The dispute between environmental concerns and business interests in Uganda is not about to end as plastics manufacturers have now found an ally in Tanzania.
Manufacturers of environmentally hazardous polythene bags have been buoyed by Tanzania’s refusal to submit its amendments to the EAC Polythene Materials Control Bill, 2016. As such, the Bill could not be passed at the East African Legislative Assembly (EALA) sitting in Kigali that ended on March 16.
Moreover, the East African Business Council (EABC) also petitioned EALA to delay passing of the Bill, which is intended to ban manufacture, sale and use of polythene bags. The EABC said there had been inadequate consultations on the Bill among stakeholders.
More than 40 plastic recycling industries in Uganda have been given a reprieve by the delay in passing the Bill, which could now be shelved since its mover, Rwanda’s Patricia Hajabakiga, will complete her term at EALA this May, or it may be passed in the next parliament.
The polythene bag sector in Uganda is estimated to be worth $10 million, and manufacturers are protective of their investments.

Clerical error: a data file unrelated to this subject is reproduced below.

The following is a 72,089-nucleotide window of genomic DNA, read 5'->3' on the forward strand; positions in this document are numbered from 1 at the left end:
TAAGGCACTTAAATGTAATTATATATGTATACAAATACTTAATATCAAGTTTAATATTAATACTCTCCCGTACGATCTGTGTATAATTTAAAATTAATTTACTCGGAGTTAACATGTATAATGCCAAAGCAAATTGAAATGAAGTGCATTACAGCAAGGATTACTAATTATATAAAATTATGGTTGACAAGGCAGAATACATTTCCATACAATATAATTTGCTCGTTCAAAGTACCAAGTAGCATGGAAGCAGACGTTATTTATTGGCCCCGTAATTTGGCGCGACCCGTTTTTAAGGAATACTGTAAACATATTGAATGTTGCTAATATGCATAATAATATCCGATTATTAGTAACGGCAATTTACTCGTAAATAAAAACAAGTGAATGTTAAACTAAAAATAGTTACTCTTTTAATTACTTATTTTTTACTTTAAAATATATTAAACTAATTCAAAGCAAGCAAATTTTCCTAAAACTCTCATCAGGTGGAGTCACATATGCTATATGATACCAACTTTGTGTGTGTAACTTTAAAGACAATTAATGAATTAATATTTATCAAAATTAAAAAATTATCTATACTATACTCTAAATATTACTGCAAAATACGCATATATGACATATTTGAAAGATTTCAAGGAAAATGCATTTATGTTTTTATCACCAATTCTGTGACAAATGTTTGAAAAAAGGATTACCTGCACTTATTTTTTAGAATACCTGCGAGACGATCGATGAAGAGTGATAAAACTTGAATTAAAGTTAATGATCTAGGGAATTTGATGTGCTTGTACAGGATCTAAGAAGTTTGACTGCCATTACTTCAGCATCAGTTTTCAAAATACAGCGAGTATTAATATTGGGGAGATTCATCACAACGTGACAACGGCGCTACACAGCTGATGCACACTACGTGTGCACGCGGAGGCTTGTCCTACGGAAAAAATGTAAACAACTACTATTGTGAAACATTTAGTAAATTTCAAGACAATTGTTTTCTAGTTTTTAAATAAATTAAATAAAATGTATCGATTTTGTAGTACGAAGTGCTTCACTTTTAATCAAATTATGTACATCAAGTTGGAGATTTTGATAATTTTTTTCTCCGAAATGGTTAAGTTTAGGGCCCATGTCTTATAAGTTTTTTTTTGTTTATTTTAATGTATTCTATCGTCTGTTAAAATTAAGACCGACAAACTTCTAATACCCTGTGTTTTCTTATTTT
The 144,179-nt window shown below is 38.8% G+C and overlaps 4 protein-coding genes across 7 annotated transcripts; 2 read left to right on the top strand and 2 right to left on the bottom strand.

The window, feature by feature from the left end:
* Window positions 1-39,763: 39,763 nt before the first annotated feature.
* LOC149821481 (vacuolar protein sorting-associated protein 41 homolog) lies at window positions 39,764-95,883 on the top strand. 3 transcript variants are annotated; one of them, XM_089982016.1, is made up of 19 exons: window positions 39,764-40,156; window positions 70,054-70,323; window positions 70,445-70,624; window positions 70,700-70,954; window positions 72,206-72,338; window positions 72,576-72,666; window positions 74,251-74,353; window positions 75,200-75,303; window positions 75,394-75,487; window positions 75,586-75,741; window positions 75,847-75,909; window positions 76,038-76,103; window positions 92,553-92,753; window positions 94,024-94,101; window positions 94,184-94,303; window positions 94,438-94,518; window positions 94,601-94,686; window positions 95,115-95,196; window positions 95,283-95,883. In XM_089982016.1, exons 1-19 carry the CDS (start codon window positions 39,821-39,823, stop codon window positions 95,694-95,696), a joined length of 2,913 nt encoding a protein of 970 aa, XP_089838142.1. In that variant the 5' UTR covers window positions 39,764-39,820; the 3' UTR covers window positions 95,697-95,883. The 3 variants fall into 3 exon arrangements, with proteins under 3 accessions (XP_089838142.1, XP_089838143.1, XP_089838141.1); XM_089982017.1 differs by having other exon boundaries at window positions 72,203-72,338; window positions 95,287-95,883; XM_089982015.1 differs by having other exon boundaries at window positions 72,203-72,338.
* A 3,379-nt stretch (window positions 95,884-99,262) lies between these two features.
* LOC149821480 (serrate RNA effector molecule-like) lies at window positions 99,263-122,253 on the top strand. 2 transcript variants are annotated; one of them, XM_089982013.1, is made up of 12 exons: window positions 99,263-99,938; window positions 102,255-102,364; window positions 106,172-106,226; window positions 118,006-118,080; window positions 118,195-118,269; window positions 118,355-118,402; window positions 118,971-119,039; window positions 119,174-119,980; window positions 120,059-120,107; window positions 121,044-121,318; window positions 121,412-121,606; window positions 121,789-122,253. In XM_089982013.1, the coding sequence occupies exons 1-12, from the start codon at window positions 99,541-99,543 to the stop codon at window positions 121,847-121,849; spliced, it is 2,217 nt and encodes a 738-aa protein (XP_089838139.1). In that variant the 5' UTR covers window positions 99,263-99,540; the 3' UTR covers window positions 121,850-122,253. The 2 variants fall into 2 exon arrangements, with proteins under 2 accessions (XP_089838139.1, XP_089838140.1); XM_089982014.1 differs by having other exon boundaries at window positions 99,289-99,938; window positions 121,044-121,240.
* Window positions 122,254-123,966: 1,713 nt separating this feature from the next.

Rwanda was EAC’s pioneer in banning the use of plastic bags, followed by Uganda in 2010; more recently, Tanzania and Kenya have also put in place measures to ban the bags.
Despite having a law banning polythene bags for the past seven years, Uganda has not implemented it. The National Environment Management Authority executive director Tom Okurut told The EastAfrican that “the law has not changed,” and companies manufacturing or selling the bags “are doing it illegally.
“If there is any change, it will come from the Office of the Prime Minister. But for us, the law is still in place,” Mr Okurut added.
At a Cabinet meeting last June, President Yoweri Museveni issued directives for the 2016-2021 period, which among other things sought to protect the plastics and polythene recycling firms against the April 2015 total ban by Nema.
“To clean the environment, the Kampala Capital City Authority should quickly license investors that have been seeking to recycle garbage, recycle polythene bags and plastics and, more recently, to recycle e-waste,” President Museveni wrote.
In April 2015, as Nema was intensifying its campaign against plastic waste, Prime Minister Ruhakana Rugunda announced that “the ban would be postponed while discussions with relevant ministries and other stakeholders are being finalised.”